"The Internet is full of false information." Plato
My eG Foodblog

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I tried the pasta again (00 flour + xanthan gum) this time a double batch following the recipe ratios exactly. Same problem as before, even after 10 minutes of kneading the dough is really really crumbly/brittle and impossible to work with.

When I try rolling it out it splits and forms really strange shapes with jagged edges, when I try to put it in the pasta machine it's almost impossible to get it to feed, and when it does it goes in unevenly, tears and gets jagged edges.

Has anyone else tried it or know what I might be doing wrong? I kind of want to try the same recipe without the xanthan gum and see what the consistency is then.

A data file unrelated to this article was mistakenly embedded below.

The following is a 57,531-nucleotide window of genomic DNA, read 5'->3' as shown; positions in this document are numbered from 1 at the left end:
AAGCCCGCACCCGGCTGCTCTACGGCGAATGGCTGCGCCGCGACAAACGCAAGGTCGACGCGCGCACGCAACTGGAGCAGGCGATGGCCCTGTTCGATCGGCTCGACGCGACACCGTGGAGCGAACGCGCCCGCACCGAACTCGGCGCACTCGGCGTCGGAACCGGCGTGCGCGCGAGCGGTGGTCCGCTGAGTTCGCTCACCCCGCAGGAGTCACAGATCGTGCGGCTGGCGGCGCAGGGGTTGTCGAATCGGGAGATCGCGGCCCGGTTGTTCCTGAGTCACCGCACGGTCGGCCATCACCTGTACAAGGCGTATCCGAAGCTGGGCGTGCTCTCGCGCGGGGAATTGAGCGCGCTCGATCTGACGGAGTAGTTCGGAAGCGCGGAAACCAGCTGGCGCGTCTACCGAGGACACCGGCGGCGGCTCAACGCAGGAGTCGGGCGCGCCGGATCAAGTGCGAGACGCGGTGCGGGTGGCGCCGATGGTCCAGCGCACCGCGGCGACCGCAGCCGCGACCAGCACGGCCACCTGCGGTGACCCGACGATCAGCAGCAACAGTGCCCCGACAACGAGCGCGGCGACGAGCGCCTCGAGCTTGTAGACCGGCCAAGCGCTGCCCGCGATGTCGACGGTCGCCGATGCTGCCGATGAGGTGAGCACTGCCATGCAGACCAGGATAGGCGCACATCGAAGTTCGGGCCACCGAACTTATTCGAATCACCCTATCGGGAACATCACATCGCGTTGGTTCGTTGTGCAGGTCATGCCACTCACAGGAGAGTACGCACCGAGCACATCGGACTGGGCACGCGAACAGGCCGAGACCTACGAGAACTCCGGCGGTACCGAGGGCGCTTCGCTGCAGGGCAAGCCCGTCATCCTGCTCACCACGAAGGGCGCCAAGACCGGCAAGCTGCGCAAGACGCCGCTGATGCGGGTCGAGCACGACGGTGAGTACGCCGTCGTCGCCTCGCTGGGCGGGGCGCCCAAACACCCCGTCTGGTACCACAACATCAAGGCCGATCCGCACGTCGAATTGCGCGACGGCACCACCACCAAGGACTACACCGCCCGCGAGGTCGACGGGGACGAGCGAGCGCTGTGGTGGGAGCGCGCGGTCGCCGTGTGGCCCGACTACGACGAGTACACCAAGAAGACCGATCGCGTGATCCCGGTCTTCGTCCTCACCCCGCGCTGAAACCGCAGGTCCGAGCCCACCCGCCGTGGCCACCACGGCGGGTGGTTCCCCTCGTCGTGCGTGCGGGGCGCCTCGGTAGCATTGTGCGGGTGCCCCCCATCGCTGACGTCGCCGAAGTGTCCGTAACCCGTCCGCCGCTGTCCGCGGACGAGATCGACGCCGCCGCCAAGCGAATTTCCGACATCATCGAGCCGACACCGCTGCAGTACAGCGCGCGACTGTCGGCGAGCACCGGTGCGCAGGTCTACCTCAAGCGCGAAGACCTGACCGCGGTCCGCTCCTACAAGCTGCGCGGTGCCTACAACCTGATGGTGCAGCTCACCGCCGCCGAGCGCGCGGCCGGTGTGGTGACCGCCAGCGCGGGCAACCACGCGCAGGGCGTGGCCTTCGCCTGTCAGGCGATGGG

It's getting kind of disheartening throwing out batches of dough after all that kneading though..

It needs more liquid and you shouldn't be kneading it anywhere near that amount of time. For conventional dough you bring it together, put it in the refrigerator for an hour. Then put it through the machine which is where the only kneading it needs will be done as you form the pasta. If you overwork it and form too much gluten and be too tough when you cook it.

With this dough i found it impossible to knead using the rollers as i've done with other doughs. Once flattened, and folded to roll again, the dough does not want to stick to itself and you and up with a mess and torn sheets.

Chris H. above did say he increased the hydration and that helped the rolling....